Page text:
What Causes Mushy Strawberries?
Whether growing or buying - avoid mushy strawberries
Strawberries are among the fruits most often grown in home gardens. Providing general care like full sun, well-drained soil, organic matter and a weekly inch of water produces the greatest and healthiest yield. Preventive care should also be practiced. It's important to know what to do but also what not to. Additionally, when you shop for strawberries, look carefully and know the signs of a diseased fruit.
If you grow your own, be careful where you plant
Verticillium wilt is a serious strawberry disease, which occurs if strawberries are planted near other plants known to often harbor the disease. This include eggplants, potatoes, tomatoes and peppers.
The most common and serious form of fruit rot
Strawberry gray mold is caused by the Botrytis cinerea fungus and is the most serious and common form of strawberry fruit rot. The disease can reduce your yield by 50 percent or more. The mold flourishes during long periods of rain and overcast conditions during bloom time and harvest. Strawberry infections generally appear on the fruit as a light-brown patch that quickly enlarges and decays. With moist conditions, the fluffy fungal growth is visible on the infected tissue. The gray-brown color gives the disease its name.
Prevention Tips: Better air movement and improving sunlight penetration will will help reduce the possibility of gray mold. This is readily achieved by thinning out the strawberry beds. During the winter, dead leaves and debris should be removed from the beds to reduce a possible source of fungus.
Why you should not use black plastic to avoid weeding
Anthracnose fruit rot (Colletotrichum acutatum) is a destructive disease affecting California cultivars if they are grown on black plastic. The practice, most destructive during warm weather, can cause between 60 to 75 percent of fruit loss. Anthracnose fruit rot appears on green strawberries and ranges in appearance from soft to a firm brown to black spots. On ripe fruit, the disease appears as purple spots enlarging quickly until the whole strawberry rots. Pink lesions on the surface can turn to masses of orange spores. Spores are dispersed to other fruit in the form of splashing water. You may think this is a convenient way to prevent weeds but it should be entirely avoided.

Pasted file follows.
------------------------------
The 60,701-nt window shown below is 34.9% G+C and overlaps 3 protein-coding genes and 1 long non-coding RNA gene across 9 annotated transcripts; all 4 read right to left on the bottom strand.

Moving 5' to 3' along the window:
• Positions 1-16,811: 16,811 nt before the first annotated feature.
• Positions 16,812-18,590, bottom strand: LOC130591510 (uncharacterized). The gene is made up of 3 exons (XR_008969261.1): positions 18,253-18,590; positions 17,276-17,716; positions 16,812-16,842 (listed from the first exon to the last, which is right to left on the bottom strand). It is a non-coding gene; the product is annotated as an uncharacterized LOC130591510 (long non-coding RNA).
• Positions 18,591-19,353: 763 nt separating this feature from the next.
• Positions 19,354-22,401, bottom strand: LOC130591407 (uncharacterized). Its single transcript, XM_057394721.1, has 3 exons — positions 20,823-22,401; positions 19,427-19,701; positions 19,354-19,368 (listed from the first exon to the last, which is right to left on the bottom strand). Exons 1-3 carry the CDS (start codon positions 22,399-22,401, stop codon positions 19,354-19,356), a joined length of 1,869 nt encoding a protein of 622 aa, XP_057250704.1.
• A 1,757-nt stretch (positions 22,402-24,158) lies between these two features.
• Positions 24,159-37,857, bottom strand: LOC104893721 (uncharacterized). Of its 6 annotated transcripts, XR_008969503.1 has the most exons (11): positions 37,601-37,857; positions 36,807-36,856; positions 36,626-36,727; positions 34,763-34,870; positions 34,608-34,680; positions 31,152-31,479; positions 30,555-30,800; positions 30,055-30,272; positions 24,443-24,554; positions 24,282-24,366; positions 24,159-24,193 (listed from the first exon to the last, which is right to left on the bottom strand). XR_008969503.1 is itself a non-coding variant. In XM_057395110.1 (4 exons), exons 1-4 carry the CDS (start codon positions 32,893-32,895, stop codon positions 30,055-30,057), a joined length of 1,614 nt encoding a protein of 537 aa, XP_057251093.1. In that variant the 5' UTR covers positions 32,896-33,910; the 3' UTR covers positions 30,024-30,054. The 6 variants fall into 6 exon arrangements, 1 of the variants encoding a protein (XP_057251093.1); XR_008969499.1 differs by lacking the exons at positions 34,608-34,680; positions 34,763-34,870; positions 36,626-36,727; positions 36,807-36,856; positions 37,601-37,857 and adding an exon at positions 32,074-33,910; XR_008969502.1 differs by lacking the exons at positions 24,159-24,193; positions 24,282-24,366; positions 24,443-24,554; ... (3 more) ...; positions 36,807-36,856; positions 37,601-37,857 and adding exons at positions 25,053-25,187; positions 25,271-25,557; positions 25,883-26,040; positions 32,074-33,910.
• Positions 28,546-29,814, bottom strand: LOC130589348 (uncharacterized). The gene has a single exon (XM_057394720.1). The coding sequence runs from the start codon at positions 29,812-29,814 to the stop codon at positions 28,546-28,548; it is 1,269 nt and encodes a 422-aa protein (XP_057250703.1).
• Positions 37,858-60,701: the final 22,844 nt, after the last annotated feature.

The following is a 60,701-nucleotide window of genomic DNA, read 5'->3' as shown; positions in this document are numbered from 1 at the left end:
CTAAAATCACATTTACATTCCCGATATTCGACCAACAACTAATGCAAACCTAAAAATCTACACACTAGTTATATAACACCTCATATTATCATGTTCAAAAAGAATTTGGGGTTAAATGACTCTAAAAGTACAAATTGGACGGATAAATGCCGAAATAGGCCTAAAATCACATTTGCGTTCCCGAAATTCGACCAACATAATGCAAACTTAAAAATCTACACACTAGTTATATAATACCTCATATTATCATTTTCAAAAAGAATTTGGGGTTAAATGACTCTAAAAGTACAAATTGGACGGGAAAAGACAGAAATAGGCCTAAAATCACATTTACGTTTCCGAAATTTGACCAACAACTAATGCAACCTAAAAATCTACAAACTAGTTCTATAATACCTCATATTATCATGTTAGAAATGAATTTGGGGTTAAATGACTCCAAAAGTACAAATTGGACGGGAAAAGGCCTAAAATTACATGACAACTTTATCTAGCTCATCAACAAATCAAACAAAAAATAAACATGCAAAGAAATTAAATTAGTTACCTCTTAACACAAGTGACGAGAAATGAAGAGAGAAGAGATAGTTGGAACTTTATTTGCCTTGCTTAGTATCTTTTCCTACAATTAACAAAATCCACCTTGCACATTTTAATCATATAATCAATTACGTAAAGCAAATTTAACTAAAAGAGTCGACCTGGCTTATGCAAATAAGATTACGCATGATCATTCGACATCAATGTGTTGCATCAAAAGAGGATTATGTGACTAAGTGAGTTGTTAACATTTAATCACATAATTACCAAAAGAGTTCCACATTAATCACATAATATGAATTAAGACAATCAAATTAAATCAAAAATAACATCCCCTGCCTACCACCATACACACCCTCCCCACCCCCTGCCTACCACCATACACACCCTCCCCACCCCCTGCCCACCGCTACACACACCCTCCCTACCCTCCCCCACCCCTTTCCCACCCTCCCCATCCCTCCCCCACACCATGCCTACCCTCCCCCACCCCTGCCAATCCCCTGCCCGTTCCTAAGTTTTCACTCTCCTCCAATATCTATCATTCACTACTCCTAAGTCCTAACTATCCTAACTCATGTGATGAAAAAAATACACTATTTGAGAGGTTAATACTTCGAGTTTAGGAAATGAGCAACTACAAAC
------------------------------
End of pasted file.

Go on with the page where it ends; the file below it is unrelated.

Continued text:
Be careful when you buy commercially grown strawberries
Leak (Rhizopus nigricans) was once a common and destructive form of fruit rot occurring after harvest. Commercial strawberries now have refrigeration during shipping which helps prevent the problem. Characteristics of the fruit rot show no changes at first with the fruit remaining the same color. Later, it turns light brown and the strawberry becomes soft and watery, then collapses with juice running out, which is why the disease is called Leak. Rotted strawberries, especially those that are packaged, will soon become covered with a white cottony fungus and black spore-producing structures. The fungus will only enter ripe fruit through a wound. I've seen this white cottony fungus when I shopped for strawberries. Don't think it's enough to bring them home and wash them.
Avoid eating those tough strawberries
Leather Rot (Phytophthora cactorum) happens occasionally on both green fruit and ripe fruit. Rotted strawberries will be light brown in the middle and have shades of purple on the edges. Late stages of decay will make the fruit leathery and tough. I've bitten into many a tough strawberry. But sometimes, like in this case, you cannot tell the purchased fruit is diseased until you take a bite.
But when all goes well, there is nothing like a perfect strawberry!
For more foods to grow and enjoy, see links below:
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